Group of the month: Loricifera

For April’s group of the month, we’re tackling a whole phylum!

As phyla go, Loricifera are one of the newer kids on the block, having been first discovered in only 1983. Since then, 44 species have been named, ranging from France to Antarctica to Japan, and more are being discovered every year. I wrote an article about new loriciferan discoveries during our advent calendar last December – because they are so new, there are always exciting new things to say about them!

Loricifera belong to the Ecdysozoa, the group of animals that also includes arthropods (insects, crustaceans and their close relatives, like centipedes, millipedes and spiders) and tardigrades. With their especially close relatives in Kinorhyncha and Priapulida, they also make up this interesting superphylum called the Scalidophora – a group comprised entirely of small ocean-dwelling animals. They all share scalids –small spines that come in a wide variety of different appearances across species. These are used both for locomotion and for sensing the environment around them. I personally think the Loricifera are one of the most astoundingly beautiful animals on earth, and the combination of their tiny size with the delicate intricacy of those scalids never ceases to amaze me.

The loriciferan Pliciloricus enigmaticus. Each of the strands, whether they look more like hair or pods of peas is a scalid, showing their huge diversity even within the same animal. Credit to Carolyn Gast, National Museum of Natural History

So why did it take us so long to find such a widespread group? What makes them so unique? And why were they so elusive?

The largest Loricifera is about 1mm long, and they all live in sediment at the bottom of the sea. Some species of Loricifera live in relatively shallow sediment – at around 150m below the sea – but others live so far down that we have only recently even been able to look at the environments in which they live, let alone find them! Fafnirloricus polymetallicus, for example, lives 5km below the ocean’s surface, in the deep abyss. In addition, some species have been found in sediments in the deep sea that contain no oxygen – in these conditions, they have abandoned traditional respiration (and even mitochondria) to instead generate energy by metabolizing a chemical called pyruvate, which is one of the waste products of respiration in animals like us. These kind of adaptations to a totally oxygen-lacking habitat aren’t found in any other animals, which makes them quite unique as extremophiles.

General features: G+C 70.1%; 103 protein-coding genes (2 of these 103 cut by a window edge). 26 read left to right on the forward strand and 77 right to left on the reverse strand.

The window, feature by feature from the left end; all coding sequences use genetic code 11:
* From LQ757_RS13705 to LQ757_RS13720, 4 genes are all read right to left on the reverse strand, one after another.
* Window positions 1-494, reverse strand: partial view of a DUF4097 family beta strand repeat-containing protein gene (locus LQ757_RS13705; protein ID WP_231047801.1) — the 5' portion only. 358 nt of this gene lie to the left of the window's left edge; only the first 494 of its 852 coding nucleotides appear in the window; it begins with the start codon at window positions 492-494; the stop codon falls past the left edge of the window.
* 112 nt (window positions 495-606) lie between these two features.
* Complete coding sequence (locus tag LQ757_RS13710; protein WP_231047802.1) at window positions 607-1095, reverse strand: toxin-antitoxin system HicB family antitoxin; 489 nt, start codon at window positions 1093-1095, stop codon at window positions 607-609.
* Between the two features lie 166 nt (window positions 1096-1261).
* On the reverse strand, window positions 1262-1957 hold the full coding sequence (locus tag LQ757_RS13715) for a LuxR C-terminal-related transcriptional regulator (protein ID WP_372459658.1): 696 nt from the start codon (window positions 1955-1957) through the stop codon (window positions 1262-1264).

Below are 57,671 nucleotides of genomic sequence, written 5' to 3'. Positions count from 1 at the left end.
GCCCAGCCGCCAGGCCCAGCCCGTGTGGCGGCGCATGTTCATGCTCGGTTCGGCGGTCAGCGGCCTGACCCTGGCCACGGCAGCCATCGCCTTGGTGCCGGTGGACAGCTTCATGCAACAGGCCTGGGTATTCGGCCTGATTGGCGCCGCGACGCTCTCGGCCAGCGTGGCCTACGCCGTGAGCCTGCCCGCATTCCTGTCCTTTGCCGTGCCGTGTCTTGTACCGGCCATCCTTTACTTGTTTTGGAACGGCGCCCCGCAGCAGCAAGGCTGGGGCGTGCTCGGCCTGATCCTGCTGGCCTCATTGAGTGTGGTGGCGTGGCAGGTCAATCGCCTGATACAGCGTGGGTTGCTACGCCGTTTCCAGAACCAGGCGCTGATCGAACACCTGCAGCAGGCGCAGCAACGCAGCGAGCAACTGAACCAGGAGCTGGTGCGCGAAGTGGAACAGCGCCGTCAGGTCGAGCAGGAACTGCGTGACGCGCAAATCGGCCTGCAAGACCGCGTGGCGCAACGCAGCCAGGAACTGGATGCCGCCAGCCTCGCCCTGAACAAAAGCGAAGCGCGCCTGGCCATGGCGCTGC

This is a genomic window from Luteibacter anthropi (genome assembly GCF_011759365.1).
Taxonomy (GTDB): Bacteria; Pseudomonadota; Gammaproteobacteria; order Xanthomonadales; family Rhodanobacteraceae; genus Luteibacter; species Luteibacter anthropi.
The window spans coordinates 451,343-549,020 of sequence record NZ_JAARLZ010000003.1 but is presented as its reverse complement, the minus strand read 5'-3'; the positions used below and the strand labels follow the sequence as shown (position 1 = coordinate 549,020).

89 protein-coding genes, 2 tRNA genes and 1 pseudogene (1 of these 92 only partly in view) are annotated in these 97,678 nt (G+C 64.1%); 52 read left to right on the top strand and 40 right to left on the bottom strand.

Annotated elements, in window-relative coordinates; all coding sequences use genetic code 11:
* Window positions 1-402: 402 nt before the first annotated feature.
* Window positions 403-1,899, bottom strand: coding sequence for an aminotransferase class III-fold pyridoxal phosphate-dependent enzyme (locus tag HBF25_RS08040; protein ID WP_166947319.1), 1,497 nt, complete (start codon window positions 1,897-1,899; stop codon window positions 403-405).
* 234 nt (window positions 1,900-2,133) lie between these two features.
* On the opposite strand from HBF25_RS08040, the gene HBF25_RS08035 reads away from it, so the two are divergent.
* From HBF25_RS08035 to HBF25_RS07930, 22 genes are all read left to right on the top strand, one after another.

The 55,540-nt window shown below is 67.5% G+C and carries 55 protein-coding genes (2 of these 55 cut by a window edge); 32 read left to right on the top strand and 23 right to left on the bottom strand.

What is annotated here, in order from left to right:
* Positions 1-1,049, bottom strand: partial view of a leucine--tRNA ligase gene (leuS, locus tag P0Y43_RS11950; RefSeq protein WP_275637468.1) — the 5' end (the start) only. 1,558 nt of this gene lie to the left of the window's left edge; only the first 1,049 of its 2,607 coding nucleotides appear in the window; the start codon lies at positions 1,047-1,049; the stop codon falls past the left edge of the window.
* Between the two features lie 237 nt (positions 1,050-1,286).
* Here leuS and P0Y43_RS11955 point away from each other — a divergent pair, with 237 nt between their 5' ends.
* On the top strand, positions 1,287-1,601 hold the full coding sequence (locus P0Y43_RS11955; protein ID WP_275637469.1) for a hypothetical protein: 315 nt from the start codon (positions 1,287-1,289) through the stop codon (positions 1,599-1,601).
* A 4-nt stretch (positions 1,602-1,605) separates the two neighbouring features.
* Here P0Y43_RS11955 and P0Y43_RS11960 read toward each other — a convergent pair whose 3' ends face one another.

So they’re tiny, and some of them live in the deep deep sea, but that can’t be the only reason, right? Their cousins the kinorhynchs also live 150m down, but they were first discovered in the 1880s. What made – and makes – Loricifera so uniquely hard to find?

The secret is rather sticky. Quite literally.

A Spinoloricus under a light microscope – the scale bar is 50 μm, making the whole animal a little more than a third of 1mm. (Credit to Roberto Danovaro, Antonio Dell’Anno, Antonio Pusceddu, Cristina Gambi, Iben Heiner & Reinhardt Mobjerg Kristensen)

Loricifera attach themselves firmly to the sediment they live in using adhesive glands. They grip so firmly to this sediment, in fact, that to collect them they need to be startled off their perch by spraying freshwater over them! This tight bind combined with their small size means that even an experienced microscope user might mistake them for a grain of sand and pass over them. This incredible adaptation keeps them safe from ocean currents – but it serves as a very effective kind of camouflage by extension!

As we explore more environments, particularly seamounts and the deep sea, with new eyes, we find that the vast diversity of animal life exists in places and forms that we might not have otherwise ever considered. The Loricifera are a brilliant reminder of that – that there are still new frontiers of our own earth we have yet to explore, and new wonders to find.

And sometimes, really, that it all just depends on looking at things with a new perspective.

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